And what keeps the rocks from just pushing through and tearing the fabric. I've worked with the thin stuff around the house, and even put some under a bunch of pea gravel in a playground for the kids, but if you are putting the heavy, sharp rocks on top of it, what keeps them from going through? Is it just that tough?

  6. #16
    Veteran Member RDrancher's Avatar
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    Aug 2011
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    Sanger, Texas
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    New Holland TC35D, Case TR320 CTL

    Default Re: Building my own driveway: can it be done?

    Quote Originally Posted by fordmantpw View Post
    That geotextile stuff is expensive! Does anyone have a good source for buying it online?

    And what keeps the rocks from just pushing through and tearing the fabric. I've worked with the thin stuff around the house, and even put some under a bunch of pea gravel in a playground for the kids, but if you are putting the heavy, sharp rocks on top of it, what keeps them from going through? Is it just that tough?
    You have a PM.
    John

    My Work & Stuff Photo Thread: http://www.tractorbynet.com/forums/p...to-thread.html

    2 Peter 3:1-18

  7. #17
    Silver Member
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    Sep 2010
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    164
    Location
    Michigan
    Tractor
    Landini 85F Deere 5425 Ford 1920

    Default Re: Building my own driveway: can it be done?

    Price and Company | Splash Page

    Last couple of 300ydx12' rolls were 150 bucks ea. IIRC. The price is up front, and the savings is on fuel and repairs/additional gravel later.
    We run heavy equipment over ours constantly, and underneath the textile is sand like you would find on Florida beaches.
    Nothing but annual back blade dressing in the spring, on account of winter damage from the plow, for 8 years.

    The stuff is tougher than ****. It's no comparison to the garden and landscape stuff.
    We ended up using Crushed and screened(No Rebar bits) concrete, but other guys have used ground asphalt or 22-23A with the same good results.
    Drainage is no problem, even here where 130" of snow is an avg. winter and it basicly monsoons in spring.

    Best of luck to ya!!

    Best part is only a back blade is needed, to make a 4-6" cut, and then push out the gravel.

  8. #18
    New Member
    Join Date
    Sep 2010
    Posts
    10
    Tractor
    Ford 1920

    Default Re: Building my own driveway: can it be done?

    I built our driveway with a Farmall F20 with a homemade loader, dug out the foundation also. Still have it ,still use it.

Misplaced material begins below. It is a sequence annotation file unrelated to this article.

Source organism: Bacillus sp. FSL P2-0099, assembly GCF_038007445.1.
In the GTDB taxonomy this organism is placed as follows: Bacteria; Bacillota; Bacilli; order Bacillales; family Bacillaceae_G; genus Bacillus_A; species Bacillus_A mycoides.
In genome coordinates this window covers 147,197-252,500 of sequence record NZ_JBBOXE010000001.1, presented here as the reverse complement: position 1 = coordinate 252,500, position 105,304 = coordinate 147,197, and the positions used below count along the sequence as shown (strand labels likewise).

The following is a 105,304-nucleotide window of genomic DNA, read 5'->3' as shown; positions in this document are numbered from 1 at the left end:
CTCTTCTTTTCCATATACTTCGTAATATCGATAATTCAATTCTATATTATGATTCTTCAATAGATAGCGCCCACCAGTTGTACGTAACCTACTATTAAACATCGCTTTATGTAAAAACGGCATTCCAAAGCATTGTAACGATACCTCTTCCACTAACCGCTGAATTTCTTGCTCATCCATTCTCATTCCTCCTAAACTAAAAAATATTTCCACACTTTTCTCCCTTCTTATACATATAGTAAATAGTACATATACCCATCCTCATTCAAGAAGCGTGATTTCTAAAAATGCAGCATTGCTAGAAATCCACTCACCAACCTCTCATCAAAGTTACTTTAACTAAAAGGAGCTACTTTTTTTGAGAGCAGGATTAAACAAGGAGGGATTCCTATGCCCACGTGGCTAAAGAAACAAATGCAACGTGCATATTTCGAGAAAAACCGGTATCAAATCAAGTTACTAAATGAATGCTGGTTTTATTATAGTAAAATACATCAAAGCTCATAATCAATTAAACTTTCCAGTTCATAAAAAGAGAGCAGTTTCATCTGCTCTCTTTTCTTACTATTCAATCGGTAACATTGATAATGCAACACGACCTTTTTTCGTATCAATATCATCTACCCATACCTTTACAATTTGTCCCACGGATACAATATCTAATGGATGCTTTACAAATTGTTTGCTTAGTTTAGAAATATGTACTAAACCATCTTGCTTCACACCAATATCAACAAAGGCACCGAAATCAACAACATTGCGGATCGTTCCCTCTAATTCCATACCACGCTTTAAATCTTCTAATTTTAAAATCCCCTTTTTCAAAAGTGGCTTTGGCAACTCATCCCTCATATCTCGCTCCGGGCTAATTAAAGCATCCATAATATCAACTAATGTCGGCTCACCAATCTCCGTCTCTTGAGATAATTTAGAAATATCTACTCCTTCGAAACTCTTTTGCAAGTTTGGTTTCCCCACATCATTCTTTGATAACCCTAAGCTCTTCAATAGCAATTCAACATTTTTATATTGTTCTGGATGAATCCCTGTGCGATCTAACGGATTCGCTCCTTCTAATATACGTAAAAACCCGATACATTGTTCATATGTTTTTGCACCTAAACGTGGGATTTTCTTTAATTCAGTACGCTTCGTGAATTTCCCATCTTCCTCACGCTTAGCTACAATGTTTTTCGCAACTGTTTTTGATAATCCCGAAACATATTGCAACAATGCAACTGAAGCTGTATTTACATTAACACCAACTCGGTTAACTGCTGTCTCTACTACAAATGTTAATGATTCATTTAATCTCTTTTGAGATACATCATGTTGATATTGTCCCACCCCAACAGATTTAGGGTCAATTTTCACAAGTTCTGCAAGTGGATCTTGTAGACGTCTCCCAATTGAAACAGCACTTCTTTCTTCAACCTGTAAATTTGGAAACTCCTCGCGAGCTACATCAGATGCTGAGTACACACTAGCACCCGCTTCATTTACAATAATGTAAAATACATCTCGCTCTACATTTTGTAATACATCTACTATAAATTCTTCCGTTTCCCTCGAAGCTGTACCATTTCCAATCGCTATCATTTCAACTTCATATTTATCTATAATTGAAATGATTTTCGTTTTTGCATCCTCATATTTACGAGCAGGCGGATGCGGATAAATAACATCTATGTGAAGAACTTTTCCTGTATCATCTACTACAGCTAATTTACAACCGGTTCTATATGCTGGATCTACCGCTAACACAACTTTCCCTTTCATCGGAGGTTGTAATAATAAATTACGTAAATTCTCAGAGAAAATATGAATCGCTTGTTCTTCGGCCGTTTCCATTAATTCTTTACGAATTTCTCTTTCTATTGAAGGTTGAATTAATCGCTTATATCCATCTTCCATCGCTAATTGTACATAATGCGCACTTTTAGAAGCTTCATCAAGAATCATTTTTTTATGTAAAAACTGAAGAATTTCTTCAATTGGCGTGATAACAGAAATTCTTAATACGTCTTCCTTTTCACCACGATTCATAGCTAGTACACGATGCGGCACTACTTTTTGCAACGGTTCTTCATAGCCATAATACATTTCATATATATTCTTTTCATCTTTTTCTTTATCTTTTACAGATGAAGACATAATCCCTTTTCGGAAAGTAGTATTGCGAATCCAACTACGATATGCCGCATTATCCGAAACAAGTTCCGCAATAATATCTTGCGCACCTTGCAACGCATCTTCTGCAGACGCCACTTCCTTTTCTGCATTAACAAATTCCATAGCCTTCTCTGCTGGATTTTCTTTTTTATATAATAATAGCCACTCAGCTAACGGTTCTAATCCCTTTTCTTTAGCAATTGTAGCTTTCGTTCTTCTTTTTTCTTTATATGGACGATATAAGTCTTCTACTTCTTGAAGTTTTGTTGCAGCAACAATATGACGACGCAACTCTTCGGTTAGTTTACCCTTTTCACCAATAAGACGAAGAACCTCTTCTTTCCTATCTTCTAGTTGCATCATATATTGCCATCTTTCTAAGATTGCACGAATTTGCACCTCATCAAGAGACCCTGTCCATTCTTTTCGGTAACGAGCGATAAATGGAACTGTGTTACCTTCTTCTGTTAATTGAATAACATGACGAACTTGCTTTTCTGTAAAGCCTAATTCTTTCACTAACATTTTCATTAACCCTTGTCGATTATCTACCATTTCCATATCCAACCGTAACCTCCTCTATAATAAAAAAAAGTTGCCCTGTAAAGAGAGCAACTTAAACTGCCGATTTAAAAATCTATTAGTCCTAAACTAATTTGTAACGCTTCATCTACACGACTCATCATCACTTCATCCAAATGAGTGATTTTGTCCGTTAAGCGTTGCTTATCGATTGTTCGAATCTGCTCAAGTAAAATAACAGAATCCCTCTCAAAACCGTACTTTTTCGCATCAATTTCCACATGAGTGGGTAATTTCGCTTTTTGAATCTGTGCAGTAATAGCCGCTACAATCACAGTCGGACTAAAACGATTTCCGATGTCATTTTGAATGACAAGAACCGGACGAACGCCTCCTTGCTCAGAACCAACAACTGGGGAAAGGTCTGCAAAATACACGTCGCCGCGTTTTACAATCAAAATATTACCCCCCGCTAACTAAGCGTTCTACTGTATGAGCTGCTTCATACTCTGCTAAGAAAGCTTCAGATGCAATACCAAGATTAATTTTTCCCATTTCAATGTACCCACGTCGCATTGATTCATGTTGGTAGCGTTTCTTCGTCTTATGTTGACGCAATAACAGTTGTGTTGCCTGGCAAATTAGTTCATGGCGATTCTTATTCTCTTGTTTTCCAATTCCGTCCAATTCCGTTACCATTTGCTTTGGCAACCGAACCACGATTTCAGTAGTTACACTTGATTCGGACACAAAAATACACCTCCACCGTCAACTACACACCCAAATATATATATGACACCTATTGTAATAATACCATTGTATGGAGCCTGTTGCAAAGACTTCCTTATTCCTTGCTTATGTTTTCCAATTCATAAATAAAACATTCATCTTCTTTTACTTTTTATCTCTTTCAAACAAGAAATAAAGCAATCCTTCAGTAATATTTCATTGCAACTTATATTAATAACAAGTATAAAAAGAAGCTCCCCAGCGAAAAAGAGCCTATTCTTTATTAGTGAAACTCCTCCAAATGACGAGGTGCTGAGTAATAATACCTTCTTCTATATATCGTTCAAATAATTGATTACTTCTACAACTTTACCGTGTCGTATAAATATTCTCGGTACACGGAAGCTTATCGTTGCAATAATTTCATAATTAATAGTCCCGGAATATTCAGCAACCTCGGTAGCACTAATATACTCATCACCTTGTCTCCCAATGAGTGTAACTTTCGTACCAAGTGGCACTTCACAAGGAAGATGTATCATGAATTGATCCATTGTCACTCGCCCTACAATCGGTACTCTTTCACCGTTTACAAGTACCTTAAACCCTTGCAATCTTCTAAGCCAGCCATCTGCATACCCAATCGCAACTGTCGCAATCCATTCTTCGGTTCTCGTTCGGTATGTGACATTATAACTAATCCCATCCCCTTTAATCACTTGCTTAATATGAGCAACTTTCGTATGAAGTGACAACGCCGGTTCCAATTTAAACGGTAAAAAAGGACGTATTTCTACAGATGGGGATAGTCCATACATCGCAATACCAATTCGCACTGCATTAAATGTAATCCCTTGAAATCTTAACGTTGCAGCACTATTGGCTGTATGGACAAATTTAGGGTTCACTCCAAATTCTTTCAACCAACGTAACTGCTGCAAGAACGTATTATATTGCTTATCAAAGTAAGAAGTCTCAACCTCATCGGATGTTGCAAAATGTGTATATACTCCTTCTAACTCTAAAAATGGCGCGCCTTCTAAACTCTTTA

9. #19
    New Member Paratus's Avatar
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    Jul 2012
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    14
    Location
    Michigan
    Tractor
    Massey Ferguson GC2600

    Default Re: Building my own driveway: can it be done?

    Hi all,

    Noob here. Some great advice in this thread from some real pros.

    I just added a 100' x 12' gravel extension from the driveway down to my pole barn. I took off about 4" of topsoil (very sandy), smoothed, rolled, and covered the roadbed with a woven geotextile. I was concerned about loosing the stone down into the sandy soil.

    I put the crushed driveway gravel over the top of that in two layers, smoothing, watering, and rolling after each. I used 18 tons of stone, I probably could have used more.

    It slopes down a bit from the concrete driveway to the pole barn apron. I didn't put much of a crown on it, it is actually slanted to allow water from the yard to run over it to a drainage ditch.

    I started on a Friday after work, and finished that Sunday afternoon. I did the work with a Massey Ferguson GC2600, FEL, 5' backblade, and 920 lb roller.

    So far so good, it won't get a lot of heavy traffic so I don't expect too much trouble. Total investment was about $450 plus a tank of fuel.

    -driveway2-jpg-driveway1-jpg

  10. #20
    Veteran Member
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    Nov 2012
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    Hawthorne, FL
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    Kubota L285

    Default

    In my area our standard is to use 6" of crushed limerick (a soft rock not gravel) or use 6" of ball field clay(sand clay) with a RAP (asphalt millings) cap about 3" thick to keep it from getting slimy. In the county I work for your required to have paved or concrete driveway from the edge of asphalt to the right of way with 10' radius and culvert with poured Mitered end sections, for any new permited home/business. County requires 6" of rock with 1.5" asphalt or 6" of 3000 paid concrete with WWF within the RoW.